Each day, our first responders go to work on the frontline of the COVID-19 pandemic, providing a safe and secure place for us to coexist in this new normal. Traumatic scenarios are nothing new to first responders, but the pandemic increases those scenarios in both frequency and intensity. Today, first responders are working in an environment that differs significantly from anything traditional training addresses. More than that, first responders increase their risk of exposing family, loved ones and colleagues to a potentially deadly disease by just doing their jobs.

In addition to protecting everyone else, first responders carry the emotional load that comes with operating within a pandemic state. This can lead to a psychological condition known as vicarious trauma.

Vicarious trauma is a state of distress resulting from a person’s continuous exposure to trauma experienced by others. It can be emotionally paralyzing and leave first responders struggling to perform duties that are both learned and instinctive, rendering them unable to protect themselves and others.

Join us for an insightful webinar during which industry experts will discuss ways that public safety leaders can recognize and mitigate the effects of vicarious trauma.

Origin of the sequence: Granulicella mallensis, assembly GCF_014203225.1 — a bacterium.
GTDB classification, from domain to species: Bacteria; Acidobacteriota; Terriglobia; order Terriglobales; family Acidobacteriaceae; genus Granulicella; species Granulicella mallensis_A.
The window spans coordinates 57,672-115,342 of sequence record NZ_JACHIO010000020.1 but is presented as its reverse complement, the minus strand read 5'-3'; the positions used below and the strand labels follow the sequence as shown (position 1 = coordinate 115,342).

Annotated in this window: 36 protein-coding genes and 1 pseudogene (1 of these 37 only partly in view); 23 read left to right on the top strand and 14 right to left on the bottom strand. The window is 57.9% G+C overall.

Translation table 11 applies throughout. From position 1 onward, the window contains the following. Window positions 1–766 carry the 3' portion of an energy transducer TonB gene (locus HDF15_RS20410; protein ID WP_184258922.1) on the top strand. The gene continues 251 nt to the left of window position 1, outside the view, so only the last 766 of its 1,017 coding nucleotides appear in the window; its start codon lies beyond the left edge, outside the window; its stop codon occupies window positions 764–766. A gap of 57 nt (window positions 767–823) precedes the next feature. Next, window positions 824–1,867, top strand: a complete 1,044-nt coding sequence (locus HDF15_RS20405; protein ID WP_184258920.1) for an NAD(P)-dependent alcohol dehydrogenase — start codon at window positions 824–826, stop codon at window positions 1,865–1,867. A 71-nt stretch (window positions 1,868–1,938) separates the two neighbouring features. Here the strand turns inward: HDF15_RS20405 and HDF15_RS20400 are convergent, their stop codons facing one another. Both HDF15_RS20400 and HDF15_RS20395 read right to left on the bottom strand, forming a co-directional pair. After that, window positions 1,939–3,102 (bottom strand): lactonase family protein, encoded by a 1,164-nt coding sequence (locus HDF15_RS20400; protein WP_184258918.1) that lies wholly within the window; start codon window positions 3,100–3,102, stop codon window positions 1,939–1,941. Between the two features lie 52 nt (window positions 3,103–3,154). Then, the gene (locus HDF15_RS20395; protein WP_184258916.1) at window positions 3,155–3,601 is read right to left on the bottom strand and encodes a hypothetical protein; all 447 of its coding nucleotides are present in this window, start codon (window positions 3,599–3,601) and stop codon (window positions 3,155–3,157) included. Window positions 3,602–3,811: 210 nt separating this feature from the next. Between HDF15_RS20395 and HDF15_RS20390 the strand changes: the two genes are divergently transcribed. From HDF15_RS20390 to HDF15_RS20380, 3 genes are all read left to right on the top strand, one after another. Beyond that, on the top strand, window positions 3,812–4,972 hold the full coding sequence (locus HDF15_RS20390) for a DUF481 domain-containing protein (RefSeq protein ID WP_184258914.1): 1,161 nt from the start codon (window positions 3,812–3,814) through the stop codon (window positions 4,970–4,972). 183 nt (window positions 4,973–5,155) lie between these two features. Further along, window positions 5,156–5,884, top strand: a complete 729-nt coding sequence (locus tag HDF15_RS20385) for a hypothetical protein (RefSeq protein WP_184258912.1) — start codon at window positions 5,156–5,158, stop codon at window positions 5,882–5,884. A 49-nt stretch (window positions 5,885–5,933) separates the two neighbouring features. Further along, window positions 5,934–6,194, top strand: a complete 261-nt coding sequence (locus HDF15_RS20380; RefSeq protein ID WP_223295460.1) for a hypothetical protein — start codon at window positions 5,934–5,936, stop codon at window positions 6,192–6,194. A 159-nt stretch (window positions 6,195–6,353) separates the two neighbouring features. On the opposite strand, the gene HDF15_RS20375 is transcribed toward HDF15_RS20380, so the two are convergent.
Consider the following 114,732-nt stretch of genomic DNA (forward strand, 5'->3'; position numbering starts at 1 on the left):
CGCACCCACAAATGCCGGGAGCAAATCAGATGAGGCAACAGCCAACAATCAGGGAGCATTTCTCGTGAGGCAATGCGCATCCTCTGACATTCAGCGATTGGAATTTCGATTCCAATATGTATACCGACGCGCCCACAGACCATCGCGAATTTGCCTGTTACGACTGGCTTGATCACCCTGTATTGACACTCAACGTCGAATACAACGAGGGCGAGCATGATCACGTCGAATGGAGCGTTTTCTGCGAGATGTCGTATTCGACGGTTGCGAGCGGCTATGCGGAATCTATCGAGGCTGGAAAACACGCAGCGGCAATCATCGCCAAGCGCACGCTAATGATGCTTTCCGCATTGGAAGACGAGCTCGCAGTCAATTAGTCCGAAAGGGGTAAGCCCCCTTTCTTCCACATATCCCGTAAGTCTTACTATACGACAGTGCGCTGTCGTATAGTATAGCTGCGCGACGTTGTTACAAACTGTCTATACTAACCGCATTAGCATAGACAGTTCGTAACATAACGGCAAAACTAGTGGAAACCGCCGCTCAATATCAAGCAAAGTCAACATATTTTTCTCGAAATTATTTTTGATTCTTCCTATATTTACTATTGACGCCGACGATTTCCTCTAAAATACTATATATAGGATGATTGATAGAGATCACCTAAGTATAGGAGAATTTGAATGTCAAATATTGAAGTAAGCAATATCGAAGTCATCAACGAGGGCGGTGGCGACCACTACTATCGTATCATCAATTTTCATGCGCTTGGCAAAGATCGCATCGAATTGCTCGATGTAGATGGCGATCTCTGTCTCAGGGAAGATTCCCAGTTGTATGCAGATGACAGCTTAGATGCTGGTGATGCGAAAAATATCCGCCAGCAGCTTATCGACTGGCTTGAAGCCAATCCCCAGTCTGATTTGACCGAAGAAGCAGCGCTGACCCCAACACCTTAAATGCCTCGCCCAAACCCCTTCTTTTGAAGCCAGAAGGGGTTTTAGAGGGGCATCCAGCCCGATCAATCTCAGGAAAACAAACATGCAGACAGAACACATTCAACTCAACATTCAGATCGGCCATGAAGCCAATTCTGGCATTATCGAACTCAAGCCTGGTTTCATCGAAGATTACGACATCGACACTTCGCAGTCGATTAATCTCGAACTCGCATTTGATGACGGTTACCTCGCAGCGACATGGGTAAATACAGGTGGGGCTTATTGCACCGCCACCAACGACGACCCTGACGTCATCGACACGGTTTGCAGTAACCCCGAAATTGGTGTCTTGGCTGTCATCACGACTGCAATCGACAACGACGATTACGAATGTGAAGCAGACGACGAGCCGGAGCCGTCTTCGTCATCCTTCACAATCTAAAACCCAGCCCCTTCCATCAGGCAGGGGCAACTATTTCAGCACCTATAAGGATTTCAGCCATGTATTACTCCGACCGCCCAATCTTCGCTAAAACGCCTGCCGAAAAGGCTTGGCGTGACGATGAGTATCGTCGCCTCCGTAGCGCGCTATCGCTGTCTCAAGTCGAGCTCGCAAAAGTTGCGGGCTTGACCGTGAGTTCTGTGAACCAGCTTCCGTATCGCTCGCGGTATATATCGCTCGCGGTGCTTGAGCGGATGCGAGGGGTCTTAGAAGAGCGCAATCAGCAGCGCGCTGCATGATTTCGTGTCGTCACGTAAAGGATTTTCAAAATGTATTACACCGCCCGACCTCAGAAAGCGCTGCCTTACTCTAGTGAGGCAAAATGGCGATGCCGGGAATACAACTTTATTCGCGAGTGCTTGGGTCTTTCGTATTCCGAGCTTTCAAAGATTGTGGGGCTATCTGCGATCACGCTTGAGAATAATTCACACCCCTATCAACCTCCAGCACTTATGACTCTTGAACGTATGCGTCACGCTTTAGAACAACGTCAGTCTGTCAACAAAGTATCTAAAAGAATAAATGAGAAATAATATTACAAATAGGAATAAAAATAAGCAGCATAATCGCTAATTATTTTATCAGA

View the webinar recording to:

  • Learn what vicarious trauma is and how to recognize signs in yourself, staff and colleagues
  • Gain timely and valuable insights from Chiefs on the frontline of the pandemic addressing these issues daily, as well as expert advice from an industrial psychologist with experience counseling and addressing trauma in the workplace
  • Understand ways to support your personnel through this unprecedented time characterized by trauma, stress and uncertainty
  • Leave with tools and techniques that you can apply immediately to promote a healthy mindset and coping mechanisms to better navigate this and future crises
  • Explore ways to create an environment where it’s okay to talk about the stress, ask for help, give voice to feelings and provide support mechanisms to keep each other emotionally and physically healthy and resilient

PANELISTS: